Contrary to what most football media will tell you, the San Francisco 49ers and head coach Jim Harbaugh don’t have a quarterback controversy. You know why Harbaugh isn’t worried about his QBs? Because San Francisco has a great defense, and a winning record, and two healthy quarterbacks.
Don’t get me wrong, many teams have many problems most of the time, but QB controversies are the only ones that make the news (or are they the controversies the news makes up?). Why don’t you hear about more issues at other positions? Because winning solves everything. A controversy would involve one QB at 85% health versus his backup at 100%. Both Smith and Kaepernick are at 100% and the 49ers are winning. That’s not a controversy, that’s a cornucopia of talent.
Injuries often play a big role in these problems. Bears fans don’t appreciate Jay Cutler until he misses a few games and the brutal reality called their O-line exposes itself on national television. Remember earlier this year when Cutler was criticized for yelling at J’Marcus Webb? Ironically enough Cutler bumped Webb harder than any of the Bears’ linemen pushed San Francisco two weeks ago, so maybe he was on to something. Cutler should receive a lot of credit and many apologies from his critics, but he won’t. The Bears are 8-2 with him behind center. The next media personality who criticizes Cutler’s “body language” or his “mood swings” should have their mouth stapled shut. Tom Jackson, this means you.
Jets head coach Rex Ryan prays for problems like the one Harbaugh with his two good QBs at full health, a nice winning streak, and a rock solid defense. Ryan has two below average QBs, injuries, a losing record, and a sketchy defense. He of course tells anyone within earshot that he believes in both his pivots, but that’s because he has no choice. The Jets don’t have a controversy; they have a full blown crisis. So do the Chiefs, with a very similar scenario and more losses. Both teams lose regardless of who plays.
I can tell you from experience there’s usually a controversy at several positions you don’t know about. This guard is big and paves ground on first down. His backup is smaller but has quicker feet and better pass protection ability. One receiver forgets patterns but is taller and runs faster than another who has better hands and actually remembers adjustments against the press. Neither of the cornerbacks can keep up in man coverage against the opponent’s top receiver this week, but the front seven doesn’t bring enough pressure to play an effective deep zone. Do you play Cover 0 and blitz like crazy, concealing the weakness and leaving everyone else in single-man coverage? Or do you play Cover 2 Press to slow the receiver’s release with safety help over top? Those are trick questions, because both scenarios are pointless if you can’t stop the run. Now that’s a controversy.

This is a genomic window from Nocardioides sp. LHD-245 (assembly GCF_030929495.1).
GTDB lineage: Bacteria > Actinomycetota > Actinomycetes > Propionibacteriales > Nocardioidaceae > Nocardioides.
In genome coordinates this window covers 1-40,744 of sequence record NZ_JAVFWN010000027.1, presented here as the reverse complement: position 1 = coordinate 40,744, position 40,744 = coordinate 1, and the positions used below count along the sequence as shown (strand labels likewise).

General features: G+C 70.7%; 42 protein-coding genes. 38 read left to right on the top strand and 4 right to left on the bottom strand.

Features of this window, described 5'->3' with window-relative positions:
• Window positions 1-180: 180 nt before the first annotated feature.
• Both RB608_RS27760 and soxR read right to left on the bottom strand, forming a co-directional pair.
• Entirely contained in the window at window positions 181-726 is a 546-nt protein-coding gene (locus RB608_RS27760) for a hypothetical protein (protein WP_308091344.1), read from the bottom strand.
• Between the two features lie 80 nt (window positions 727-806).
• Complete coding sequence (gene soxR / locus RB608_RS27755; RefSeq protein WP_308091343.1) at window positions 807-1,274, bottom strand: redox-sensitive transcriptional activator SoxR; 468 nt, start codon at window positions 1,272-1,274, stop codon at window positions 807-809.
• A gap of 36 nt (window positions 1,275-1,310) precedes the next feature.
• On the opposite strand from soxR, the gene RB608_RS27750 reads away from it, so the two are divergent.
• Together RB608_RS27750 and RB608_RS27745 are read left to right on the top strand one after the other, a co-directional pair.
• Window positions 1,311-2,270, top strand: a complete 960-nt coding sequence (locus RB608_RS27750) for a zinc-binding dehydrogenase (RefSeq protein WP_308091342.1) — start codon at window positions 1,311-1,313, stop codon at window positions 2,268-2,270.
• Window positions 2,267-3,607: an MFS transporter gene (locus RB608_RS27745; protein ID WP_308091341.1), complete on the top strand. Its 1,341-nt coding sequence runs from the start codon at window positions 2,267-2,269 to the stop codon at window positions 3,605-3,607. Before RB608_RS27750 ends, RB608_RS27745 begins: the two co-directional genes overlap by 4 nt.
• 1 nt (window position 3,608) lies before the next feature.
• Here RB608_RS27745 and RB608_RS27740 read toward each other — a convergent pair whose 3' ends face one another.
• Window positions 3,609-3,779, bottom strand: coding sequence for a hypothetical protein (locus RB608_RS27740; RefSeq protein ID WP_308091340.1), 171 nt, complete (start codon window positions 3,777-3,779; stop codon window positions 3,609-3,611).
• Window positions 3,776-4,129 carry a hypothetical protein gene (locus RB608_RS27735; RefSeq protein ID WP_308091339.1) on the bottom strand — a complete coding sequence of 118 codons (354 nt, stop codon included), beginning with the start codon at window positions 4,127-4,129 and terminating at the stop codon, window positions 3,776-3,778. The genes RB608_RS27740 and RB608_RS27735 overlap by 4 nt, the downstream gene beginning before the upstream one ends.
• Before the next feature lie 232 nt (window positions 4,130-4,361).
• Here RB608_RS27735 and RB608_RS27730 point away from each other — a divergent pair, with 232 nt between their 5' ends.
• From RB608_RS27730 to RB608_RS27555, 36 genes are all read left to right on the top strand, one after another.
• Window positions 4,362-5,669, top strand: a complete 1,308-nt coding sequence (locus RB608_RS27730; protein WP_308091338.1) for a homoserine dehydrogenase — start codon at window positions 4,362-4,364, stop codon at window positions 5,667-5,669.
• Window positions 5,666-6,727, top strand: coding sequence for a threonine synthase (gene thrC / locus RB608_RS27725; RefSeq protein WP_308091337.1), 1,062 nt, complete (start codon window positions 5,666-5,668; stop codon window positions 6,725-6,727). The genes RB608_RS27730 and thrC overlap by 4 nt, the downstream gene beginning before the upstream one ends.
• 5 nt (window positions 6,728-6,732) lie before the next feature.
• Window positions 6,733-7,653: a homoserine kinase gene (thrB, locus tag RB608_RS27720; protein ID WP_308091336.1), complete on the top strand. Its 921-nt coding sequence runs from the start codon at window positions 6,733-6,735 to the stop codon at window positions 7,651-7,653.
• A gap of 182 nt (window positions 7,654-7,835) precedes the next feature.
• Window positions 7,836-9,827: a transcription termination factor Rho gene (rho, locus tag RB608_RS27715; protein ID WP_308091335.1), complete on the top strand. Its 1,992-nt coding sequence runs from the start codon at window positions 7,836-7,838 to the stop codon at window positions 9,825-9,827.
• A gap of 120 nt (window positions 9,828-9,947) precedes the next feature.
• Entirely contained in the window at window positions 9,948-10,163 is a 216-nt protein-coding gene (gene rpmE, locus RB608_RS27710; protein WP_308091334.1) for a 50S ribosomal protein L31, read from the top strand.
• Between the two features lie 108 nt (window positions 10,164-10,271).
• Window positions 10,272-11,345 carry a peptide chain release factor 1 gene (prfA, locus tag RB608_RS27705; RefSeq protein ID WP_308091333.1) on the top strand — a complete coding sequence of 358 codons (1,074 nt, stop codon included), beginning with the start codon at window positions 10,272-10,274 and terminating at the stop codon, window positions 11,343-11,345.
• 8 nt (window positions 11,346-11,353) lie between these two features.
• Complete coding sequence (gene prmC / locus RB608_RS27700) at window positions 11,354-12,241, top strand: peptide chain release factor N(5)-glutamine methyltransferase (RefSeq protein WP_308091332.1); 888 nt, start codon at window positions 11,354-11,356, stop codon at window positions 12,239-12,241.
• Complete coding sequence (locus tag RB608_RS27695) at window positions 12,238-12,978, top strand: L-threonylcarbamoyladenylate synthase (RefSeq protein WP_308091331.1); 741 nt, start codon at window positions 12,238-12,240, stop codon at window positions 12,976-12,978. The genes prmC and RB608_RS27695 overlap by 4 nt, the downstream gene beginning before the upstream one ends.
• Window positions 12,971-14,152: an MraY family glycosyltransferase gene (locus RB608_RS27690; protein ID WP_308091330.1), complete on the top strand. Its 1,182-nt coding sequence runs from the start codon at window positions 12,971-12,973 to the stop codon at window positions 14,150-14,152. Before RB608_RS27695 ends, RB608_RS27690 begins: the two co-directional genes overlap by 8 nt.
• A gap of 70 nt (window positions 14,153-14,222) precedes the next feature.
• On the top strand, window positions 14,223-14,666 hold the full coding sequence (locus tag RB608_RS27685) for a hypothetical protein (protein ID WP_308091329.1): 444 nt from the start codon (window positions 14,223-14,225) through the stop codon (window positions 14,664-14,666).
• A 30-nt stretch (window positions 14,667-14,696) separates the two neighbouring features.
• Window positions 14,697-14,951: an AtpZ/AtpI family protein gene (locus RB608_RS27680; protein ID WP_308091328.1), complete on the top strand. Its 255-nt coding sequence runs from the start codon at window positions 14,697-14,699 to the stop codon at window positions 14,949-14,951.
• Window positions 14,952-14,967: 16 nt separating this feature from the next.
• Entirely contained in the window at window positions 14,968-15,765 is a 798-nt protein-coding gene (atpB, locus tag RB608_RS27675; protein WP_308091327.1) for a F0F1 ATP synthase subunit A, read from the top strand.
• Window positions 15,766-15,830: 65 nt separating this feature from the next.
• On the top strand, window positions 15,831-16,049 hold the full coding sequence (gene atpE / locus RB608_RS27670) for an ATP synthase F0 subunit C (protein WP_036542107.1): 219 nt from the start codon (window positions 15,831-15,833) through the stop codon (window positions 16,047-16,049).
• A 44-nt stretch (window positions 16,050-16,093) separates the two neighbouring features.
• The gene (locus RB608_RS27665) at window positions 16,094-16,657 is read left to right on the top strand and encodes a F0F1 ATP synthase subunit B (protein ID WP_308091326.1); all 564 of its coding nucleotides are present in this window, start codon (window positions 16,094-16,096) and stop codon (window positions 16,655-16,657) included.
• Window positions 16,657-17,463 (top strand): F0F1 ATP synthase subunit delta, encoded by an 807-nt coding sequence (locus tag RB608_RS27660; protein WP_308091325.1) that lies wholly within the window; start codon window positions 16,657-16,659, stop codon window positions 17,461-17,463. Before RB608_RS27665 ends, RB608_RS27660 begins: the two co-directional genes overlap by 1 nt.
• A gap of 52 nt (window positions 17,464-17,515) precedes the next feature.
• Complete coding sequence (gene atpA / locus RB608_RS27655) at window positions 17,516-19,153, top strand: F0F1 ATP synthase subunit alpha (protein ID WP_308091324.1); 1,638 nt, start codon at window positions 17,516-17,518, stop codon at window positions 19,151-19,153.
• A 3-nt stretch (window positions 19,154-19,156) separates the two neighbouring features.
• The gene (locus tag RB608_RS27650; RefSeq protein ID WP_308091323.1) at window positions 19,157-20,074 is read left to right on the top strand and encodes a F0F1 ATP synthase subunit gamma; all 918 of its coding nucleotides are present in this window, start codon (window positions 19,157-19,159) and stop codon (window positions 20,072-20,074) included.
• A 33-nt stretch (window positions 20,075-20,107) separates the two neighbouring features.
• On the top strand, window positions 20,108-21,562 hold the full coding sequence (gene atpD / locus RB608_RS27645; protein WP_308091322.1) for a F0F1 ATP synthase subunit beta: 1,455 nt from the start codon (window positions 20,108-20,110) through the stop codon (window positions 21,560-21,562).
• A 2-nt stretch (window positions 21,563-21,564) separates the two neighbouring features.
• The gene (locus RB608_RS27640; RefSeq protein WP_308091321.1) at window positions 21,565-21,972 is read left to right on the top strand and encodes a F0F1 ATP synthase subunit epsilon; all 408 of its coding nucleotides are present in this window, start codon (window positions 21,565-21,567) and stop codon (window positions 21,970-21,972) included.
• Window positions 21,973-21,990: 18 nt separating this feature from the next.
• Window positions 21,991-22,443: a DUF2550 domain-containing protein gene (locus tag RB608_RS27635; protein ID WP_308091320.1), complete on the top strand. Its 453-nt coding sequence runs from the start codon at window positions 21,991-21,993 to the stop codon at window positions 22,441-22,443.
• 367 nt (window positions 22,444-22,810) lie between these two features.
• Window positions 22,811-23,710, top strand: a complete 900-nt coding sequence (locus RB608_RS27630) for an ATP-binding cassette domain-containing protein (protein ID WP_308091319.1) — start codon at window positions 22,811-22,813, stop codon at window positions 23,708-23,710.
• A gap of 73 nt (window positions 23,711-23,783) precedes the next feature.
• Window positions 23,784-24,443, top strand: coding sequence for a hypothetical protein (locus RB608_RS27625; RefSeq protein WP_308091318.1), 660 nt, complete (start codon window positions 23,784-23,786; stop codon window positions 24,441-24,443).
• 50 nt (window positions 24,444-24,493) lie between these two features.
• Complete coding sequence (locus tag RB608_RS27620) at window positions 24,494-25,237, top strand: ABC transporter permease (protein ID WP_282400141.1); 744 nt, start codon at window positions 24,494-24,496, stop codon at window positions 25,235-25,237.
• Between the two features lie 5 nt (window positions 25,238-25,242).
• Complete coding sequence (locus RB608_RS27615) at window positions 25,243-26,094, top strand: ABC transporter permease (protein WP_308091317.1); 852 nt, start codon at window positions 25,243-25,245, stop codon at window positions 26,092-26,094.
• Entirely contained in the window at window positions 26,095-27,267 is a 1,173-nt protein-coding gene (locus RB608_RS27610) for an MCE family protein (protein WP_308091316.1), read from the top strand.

The only quarterback controversy I experienced in college ended before it began. In the midst of a winning season our offense hit a slump. Our coaches decided to shake up the huddle by announcing they would bench our starter, a rocket-armed pocket passer who never missed a snap. They promoted the backup — a scrambler type who also backed up at receiver — to the starting unit at the beginning of the week. Regardless of how the rest of the players felt about it, every man in the locker room knew that in order to win, we’d all have to continue doing our jobs. Most players didn’t agree with the decision, but all of us still had assignments to execute regardless of who was barking the signals.
So what happened? Two days before Saturday’s game the scrambler came down with mono, and the ex-starter resumed control. How’d he react? By throwing three first-quarter touchdowns and leading us to our best offensive game of the year. The backup QB remained a career backup and sometime-receiver. How’d our starter manage to focus? By doing his job and trusting his teammates to do theirs. That, and he went on to set almost every passing record in Simon Fraser University history. Injuries and illness play a funny role in either direction.
Harbaugh trusted his gut and went with Kaepernick, who rewarded him with a victory against the Saints. The last time these two teams played was in the NFC title game last year when Alex Smith engaged Drew Brees in a fourth-quarter shootout, winning the game with a last-second laser to Vernon Davis for a touchdown. Guess what? Davis didn’t have a single catch against the Saints this time, and he played all game long. The team won, and Davis kept his mouth shut, but if you think he didn’t talk to Harbaugh about it on Monday…
Last year Harbaugh had a Kyle-Williams-fumbled-twice-and-the-refs-blew-a-crucial-call-in-the-NFC-playoffs problem. This past week against the Saints, Williams tore his ACL, and he’s done for year. Problem solved, right? Well, Ted Ginn Jr. returns punts for the 49ers now and he fumbled one on his own 11-yard line, leading directly to a Saints touchdown. New season, different player, same problem. Of course, if the defense wasn’t built of granite and had choked against the Saints, Kaepernick would go back to the bench and Ginn Jr. would be called Ted Gilliams Jr.
Harbaugh has ninety-nine problems but these two quarterbacks ain’t one. Instead, they’re a reason for celebration. So is the defense, as long as it stays healthy. Hey, you think Davis wants to return punts? Naaah, that would be too easy. Kind of like having Smith and Kaepernick at his disposal.
If only the rest of the league were so unlucky.
Luke Purm is a freelance writer and former college football player (a wide receiver at Simon Fraser University) with an inside look at the sights and sounds from the huddle, down the field, through the air, in the endzone, under the pile, out of the locker room, on the scoreboard, and everywhere else football sweats, smells, yells, breathes and collides with life. Follow him on Twitter.